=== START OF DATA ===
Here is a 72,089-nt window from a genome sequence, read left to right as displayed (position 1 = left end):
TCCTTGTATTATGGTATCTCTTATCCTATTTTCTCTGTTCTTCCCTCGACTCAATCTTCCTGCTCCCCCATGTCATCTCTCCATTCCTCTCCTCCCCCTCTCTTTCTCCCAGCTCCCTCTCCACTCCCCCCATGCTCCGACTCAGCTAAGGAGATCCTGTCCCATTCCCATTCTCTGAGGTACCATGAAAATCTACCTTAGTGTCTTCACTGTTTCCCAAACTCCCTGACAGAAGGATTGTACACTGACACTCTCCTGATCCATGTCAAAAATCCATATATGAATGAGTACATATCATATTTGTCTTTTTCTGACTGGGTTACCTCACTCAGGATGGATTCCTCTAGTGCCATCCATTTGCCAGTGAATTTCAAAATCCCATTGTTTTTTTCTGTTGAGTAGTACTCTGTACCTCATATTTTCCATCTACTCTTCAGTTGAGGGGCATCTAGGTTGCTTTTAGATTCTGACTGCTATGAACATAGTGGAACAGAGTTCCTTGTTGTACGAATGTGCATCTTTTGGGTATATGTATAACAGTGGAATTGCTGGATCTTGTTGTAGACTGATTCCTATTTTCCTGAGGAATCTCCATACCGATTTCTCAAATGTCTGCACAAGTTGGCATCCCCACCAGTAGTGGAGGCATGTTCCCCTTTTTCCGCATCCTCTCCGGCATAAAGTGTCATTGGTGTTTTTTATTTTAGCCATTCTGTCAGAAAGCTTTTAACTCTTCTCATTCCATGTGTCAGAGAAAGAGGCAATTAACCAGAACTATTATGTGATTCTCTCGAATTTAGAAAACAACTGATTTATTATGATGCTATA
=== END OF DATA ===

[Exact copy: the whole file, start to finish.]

Here is a 72,089-nt window from a genome sequence, read left to right as displayed (position 1 = left end):
TCCTTGTATTATGGTATCTCTTATCCTATTTTCTCTGTTCTTCCCTCGACTCAATCTTCCTGCTCCCCCATGTCATCTCTCCATTCCTCTCCTCCCCCTCTCTTTCTCCCAGCTCCCTCTCCACTCCCCCCATGCTCCGACTCAGCTAAGGAGATCCTGTCCCATTCCCATTCTCTGAGGTACCATGAAAATCTACCTTAGTGTCTTCACTGTTTCCCAAACTCCCTGACAGAAGGATTGTACACTGACACTCTCCTGATCCATGTCAAAAATCCATATATGAATGAGTACATATCATATTTGTCTTTTTCTGACTGGGTTACCTCACTCAGGATGGATTCCTCTAGTGCCATCCATTTGCCAGTGAATTTCAAAATCCCATTGTTTTTTTCTGTTGAGTAGTACTCTGTACCTCATATTTTCCATCTACTCTTCAGTTGAGGGGCATCTAGGTTGCTTTTAGATTCTGACTGCTATGAACATAGTGGAACAGAGTTCCTTGTTGTACGAATGTGCATCTTTTGGGTATATGTATAACAGTGGAATTGCTGGATCTTGTTGTAGACTGATTCCTATTTTCCTGAGGAATCTCCATACCGATTTCTCAAATGTCTGCACAAGTTGGCATCCCCACCAGTAGTGGAGGCATGTTCCCCTTTTTCCGCATCCTCTCCGGCATAAAGTGTCATTGGTGTTTTTTATTTTAGCCATTCTGTCAGAAAGCTTTTAACTCTTCTCATTCCATGTGTCAGAGAAAGAGGCAATTAACCAGAACTATTATGTGATTCTCTCGAATTTAGAAAACAACTGATTTATTATGATGCTATA